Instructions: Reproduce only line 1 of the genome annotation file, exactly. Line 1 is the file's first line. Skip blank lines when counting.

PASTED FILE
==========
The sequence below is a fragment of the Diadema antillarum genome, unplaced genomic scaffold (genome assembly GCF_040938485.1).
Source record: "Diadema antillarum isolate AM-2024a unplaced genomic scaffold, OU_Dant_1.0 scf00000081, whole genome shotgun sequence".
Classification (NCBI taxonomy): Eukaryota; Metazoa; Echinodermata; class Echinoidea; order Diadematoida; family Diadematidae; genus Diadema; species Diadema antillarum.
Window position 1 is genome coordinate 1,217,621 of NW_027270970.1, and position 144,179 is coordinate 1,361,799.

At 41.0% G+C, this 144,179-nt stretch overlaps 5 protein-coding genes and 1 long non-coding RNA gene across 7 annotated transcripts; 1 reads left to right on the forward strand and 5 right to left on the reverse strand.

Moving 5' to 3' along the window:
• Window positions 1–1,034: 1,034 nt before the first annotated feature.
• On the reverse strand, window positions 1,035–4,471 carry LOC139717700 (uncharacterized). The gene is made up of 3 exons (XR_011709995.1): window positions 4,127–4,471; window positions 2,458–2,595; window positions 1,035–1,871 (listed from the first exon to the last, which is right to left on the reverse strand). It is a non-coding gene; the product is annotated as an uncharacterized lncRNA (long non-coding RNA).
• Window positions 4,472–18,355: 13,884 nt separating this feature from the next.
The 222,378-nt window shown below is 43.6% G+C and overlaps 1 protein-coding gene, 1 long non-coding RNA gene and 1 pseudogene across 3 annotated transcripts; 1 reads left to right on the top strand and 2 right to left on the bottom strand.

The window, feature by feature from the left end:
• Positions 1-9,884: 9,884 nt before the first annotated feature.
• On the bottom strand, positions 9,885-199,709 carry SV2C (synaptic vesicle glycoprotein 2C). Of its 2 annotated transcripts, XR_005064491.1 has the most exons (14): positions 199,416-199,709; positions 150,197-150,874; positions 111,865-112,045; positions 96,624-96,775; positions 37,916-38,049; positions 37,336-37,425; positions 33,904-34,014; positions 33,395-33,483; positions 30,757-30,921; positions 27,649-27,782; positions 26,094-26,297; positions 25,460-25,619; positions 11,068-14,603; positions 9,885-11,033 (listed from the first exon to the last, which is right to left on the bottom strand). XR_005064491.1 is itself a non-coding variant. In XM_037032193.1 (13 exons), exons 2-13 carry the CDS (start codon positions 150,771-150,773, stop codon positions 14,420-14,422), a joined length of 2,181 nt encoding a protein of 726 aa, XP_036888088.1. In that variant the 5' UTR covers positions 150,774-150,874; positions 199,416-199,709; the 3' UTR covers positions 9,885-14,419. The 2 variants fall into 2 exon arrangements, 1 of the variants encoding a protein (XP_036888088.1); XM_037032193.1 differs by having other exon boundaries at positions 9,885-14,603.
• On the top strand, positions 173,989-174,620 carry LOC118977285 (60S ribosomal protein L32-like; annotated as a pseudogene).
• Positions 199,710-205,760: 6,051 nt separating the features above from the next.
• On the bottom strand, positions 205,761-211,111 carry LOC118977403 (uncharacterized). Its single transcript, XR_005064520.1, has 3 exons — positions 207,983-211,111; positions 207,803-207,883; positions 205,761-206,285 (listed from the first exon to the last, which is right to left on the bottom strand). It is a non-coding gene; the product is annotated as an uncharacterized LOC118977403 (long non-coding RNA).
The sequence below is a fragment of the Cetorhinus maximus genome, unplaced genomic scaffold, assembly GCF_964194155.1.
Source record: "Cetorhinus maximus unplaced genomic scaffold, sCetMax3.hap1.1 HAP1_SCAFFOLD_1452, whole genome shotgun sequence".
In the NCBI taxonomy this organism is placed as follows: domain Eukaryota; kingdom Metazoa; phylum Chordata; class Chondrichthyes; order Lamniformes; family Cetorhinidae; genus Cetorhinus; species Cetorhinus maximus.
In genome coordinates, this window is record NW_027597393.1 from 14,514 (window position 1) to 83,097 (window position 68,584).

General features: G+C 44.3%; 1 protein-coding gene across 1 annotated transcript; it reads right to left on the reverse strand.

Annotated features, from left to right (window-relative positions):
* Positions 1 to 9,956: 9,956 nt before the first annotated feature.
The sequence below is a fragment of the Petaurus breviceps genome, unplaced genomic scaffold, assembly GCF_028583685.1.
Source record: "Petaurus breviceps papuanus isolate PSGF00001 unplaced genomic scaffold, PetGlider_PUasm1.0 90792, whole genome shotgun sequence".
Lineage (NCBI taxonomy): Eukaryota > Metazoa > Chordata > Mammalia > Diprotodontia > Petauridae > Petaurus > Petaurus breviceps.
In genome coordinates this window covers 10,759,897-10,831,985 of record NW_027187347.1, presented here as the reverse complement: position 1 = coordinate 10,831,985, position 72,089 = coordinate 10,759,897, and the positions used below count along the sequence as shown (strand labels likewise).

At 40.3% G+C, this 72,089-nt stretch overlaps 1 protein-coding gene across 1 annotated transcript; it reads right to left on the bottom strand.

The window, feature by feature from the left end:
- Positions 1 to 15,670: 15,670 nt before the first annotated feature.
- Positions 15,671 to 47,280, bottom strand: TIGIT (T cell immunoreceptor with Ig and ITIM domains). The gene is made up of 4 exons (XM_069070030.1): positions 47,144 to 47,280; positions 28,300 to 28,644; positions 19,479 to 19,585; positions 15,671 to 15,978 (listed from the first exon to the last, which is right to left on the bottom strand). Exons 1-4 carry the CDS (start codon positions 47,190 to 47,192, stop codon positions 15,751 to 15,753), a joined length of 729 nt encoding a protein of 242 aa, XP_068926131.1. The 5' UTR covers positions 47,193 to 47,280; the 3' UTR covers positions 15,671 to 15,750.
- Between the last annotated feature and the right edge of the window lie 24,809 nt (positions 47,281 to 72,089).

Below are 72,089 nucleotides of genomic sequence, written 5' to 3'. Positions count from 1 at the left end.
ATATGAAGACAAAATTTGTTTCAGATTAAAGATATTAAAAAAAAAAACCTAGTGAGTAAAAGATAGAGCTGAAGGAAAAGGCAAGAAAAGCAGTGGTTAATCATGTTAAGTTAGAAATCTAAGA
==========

The sequence below is a fragment of the Diadema antillarum genome, unplaced genomic scaffold (genome assembly GCF_040938485.1).